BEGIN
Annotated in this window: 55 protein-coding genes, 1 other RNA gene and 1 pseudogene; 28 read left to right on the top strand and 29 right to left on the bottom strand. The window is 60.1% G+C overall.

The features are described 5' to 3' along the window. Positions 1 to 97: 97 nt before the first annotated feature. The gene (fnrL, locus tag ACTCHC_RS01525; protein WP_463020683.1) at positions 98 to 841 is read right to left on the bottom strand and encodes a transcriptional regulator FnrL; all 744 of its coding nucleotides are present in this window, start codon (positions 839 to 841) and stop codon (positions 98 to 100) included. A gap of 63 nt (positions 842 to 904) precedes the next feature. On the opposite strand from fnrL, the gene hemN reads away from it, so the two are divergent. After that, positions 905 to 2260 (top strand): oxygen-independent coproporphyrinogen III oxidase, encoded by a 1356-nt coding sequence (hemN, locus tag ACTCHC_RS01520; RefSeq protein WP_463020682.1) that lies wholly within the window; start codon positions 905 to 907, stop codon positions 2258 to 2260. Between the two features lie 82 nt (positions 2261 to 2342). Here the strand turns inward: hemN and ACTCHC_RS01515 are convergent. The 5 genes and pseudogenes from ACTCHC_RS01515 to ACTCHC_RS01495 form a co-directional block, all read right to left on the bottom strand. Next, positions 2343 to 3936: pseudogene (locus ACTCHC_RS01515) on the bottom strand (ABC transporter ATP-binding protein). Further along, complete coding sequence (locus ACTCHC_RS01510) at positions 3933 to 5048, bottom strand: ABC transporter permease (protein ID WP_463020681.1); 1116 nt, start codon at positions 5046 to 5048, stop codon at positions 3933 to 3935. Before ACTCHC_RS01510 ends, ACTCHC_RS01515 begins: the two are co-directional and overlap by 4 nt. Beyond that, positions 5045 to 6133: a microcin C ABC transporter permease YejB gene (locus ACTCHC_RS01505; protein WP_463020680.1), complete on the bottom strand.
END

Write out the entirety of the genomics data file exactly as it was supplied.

Annotated in this window: 55 protein-coding genes, 1 other RNA gene and 1 pseudogene; 28 read left to right on the top strand and 29 right to left on the bottom strand. The window is 60.1% G+C overall.

The features are described 5' to 3' along the window. Positions 1 to 97: 97 nt before the first annotated feature. The gene (fnrL, locus tag ACTCHC_RS01525; protein WP_463020683.1) at positions 98 to 841 is read right to left on the bottom strand and encodes a transcriptional regulator FnrL; all 744 of its coding nucleotides are present in this window, start codon (positions 839 to 841) and stop codon (positions 98 to 100) included. A gap of 63 nt (positions 842 to 904) precedes the next feature. On the opposite strand from fnrL, the gene hemN reads away from it, so the two are divergent. After that, positions 905 to 2260 (top strand): oxygen-independent coproporphyrinogen III oxidase, encoded by a 1356-nt coding sequence (hemN, locus tag ACTCHC_RS01520; RefSeq protein WP_463020682.1) that lies wholly within the window; start codon positions 905 to 907, stop codon positions 2258 to 2260. Between the two features lie 82 nt (positions 2261 to 2342). Here the strand turns inward: hemN and ACTCHC_RS01515 are convergent. The 5 genes and pseudogenes from ACTCHC_RS01515 to ACTCHC_RS01495 form a co-directional block, all read right to left on the bottom strand. Next, positions 2343 to 3936: pseudogene (locus ACTCHC_RS01515) on the bottom strand (ABC transporter ATP-binding protein). Further along, complete coding sequence (locus ACTCHC_RS01510) at positions 3933 to 5048, bottom strand: ABC transporter permease (protein ID WP_463020681.1); 1116 nt, start codon at positions 5046 to 5048, stop codon at positions 3933 to 3935. Before ACTCHC_RS01510 ends, ACTCHC_RS01515 begins: the two are co-directional and overlap by 4 nt. Beyond that, positions 5045 to 6133: a microcin C ABC transporter permease YejB gene (locus ACTCHC_RS01505; protein WP_463020680.1), complete on the bottom strand.